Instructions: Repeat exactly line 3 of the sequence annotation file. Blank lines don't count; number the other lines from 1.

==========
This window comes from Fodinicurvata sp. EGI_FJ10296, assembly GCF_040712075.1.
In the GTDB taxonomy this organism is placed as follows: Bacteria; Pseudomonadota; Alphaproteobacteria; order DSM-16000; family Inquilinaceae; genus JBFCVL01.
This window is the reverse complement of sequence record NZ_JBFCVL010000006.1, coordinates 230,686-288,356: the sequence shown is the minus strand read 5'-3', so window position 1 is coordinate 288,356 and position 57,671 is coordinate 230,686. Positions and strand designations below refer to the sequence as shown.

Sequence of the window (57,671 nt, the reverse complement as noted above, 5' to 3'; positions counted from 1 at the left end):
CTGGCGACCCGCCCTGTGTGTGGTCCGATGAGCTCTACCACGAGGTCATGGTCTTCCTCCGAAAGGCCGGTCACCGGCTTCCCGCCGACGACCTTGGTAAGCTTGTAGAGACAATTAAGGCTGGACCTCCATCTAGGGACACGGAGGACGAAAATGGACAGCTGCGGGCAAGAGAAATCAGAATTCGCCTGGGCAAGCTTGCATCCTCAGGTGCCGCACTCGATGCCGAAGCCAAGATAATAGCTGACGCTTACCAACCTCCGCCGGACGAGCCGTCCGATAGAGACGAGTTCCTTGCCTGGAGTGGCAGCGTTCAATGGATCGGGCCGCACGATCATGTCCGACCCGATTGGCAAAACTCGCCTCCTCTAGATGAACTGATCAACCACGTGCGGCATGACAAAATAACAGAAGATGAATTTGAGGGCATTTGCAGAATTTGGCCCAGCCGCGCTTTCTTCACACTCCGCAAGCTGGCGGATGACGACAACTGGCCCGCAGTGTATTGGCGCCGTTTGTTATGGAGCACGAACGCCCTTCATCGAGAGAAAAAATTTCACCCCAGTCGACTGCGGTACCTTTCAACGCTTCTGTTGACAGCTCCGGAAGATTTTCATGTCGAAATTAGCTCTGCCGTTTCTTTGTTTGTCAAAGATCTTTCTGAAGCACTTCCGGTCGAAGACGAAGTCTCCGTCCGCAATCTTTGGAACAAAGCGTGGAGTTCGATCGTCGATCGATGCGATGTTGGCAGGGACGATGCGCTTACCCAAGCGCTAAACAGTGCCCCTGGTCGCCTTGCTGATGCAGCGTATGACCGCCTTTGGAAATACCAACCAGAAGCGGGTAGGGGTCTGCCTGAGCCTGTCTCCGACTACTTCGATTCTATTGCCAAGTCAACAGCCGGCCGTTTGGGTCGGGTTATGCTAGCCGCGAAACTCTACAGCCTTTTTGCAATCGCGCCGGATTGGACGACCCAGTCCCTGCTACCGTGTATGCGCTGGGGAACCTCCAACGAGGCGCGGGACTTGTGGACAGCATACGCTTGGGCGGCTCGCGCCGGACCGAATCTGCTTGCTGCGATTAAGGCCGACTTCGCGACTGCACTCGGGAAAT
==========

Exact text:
This window is the reverse complement of sequence record NZ_JBFCVL010000006.1, coordinates 230,686-288,356: the sequence shown is the minus strand read 5'-3', so window position 1 is coordinate 288,356 and position 57,671 is coordinate 230,686. Positions and strand designations below refer to the sequence as shown.